Comedy Profile: Louis C.K.


Often Brits have a perception of American stand-ups as being more crude, degenerate and less sophisticated than our own comedians. While it’s hard to deny that such low brow comics exist across the Atlantic (Cars 2 star Larry the Cable Guy for one), given that the USA has a larger population and a greater amount of cultural diversity, their comedians display a much greater variety of different approaches and styles than reruns of Friends might have you belief.

One of the most glaring exceptions to this stereotype of US comedians is without a doubt Louis C.K. Though technically a Mexican, he migrated at the age of seven and has been performing comedy since the 80s. The last decade has seen his rise to prevalence, partly down to his creation of the internet meme ‘everything is amazing and no one is happy’. That’s not to say that he didn’t have a solid body of work beforehand, having written for David Letterman and Chris Rock and directing the bizarrely hilarious mess that is Pootie Tang.  

His first major TV vehicle was HBO’s Lucky Louie (2006), a conventionally filmed live audience sitcom revolving around his fractious family and neighbours, though more subversive and clever than standard fare. Currently running on FX is his second series, this time titled just Louie. Bookended by footage of C.K.’s stand-up at NYC’s Comedy Cellar, each episode consists of vignettes of the comedian going about his daily business, whether it’s playing poker and discussing the etymology of the word ‘faggot’, acting hopelessly bad in a remake of The Godfather, or binging on Häagen-Dazs and pizza.

While ‘biographical’ sitcoms centred around the life of a comedian have existed since Seinfeld and before, this is really not like any other. Each episode is independent of one another, and there are no real consistent characters or settings. At times, it’s not even strictly a comedy show: parts of it veer close to drama, and its unsettling bleak atmosphere has more the look and feel of an art house film or latter day Woody Allen, with an appropriate Charles Mingus-esque soundtrack. That’s not to say that it isn’t staggeringly funny, and it stands as a testament to what can be achieved with total creative control on a small budget.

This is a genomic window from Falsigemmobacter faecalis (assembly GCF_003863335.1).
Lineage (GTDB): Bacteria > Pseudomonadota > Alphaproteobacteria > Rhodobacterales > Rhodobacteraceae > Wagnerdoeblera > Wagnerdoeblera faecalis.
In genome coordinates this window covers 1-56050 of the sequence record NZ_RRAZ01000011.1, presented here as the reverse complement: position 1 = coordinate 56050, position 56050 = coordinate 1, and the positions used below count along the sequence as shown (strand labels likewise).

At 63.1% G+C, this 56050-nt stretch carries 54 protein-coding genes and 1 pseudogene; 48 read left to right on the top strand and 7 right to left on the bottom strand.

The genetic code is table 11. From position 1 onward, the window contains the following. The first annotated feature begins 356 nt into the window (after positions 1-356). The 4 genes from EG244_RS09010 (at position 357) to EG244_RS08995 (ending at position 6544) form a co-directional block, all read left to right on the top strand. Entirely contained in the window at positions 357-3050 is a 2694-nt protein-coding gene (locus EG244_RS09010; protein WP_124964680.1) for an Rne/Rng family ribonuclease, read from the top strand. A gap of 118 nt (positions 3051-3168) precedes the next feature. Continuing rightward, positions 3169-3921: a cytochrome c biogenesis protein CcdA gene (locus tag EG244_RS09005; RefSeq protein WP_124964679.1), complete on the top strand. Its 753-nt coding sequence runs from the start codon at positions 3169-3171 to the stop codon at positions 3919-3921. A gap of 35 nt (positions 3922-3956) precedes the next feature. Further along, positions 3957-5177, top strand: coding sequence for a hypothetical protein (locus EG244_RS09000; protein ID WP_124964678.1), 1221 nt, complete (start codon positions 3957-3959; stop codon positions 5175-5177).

As a stand-up, C.K. is exceptional. What is central to his comedy is his brutal honesty and likable stage persona. In the hands of a lesser comedian, topics such as eating duck vaginas or traveling back in time to rape Adolf Hitler may come across as gratuitous attempts to shock, and calling your daughter an asshole on stage would just seem cruel. With Louis it’s clear to the audience where he’s coming from, and he remains endearing. He also has the ability to express intelligent ideas by using the most concise language, and still adds humour to them. He does not so much state ‘what everyone is thinking’, as he says things that are seemingly from a whole new perspective, one that is grounded in twisted logic. So far he has released three filmed stand-up shows: Shameless (2006), Chewed Up (2008) and Hilarious (2010), the latter being notable for being the first stand-up film to be accepted into the Sundance film festival.

What’s particularly exciting about Louis C.K. is that he doesn’t seem content to rest on his laurels and continues to grow as an artist and performer.  His work on Louie seems to point towards expanding to more feature films or drama, although there’s nothing to suggest that he’s quitting stand up at anytime soon.  As much of his material revolves around his relationship with his children (currently aged eleven and five) he should have plenty of comic gold to mine as they get older. Perhaps their teenage years will be a highlight.


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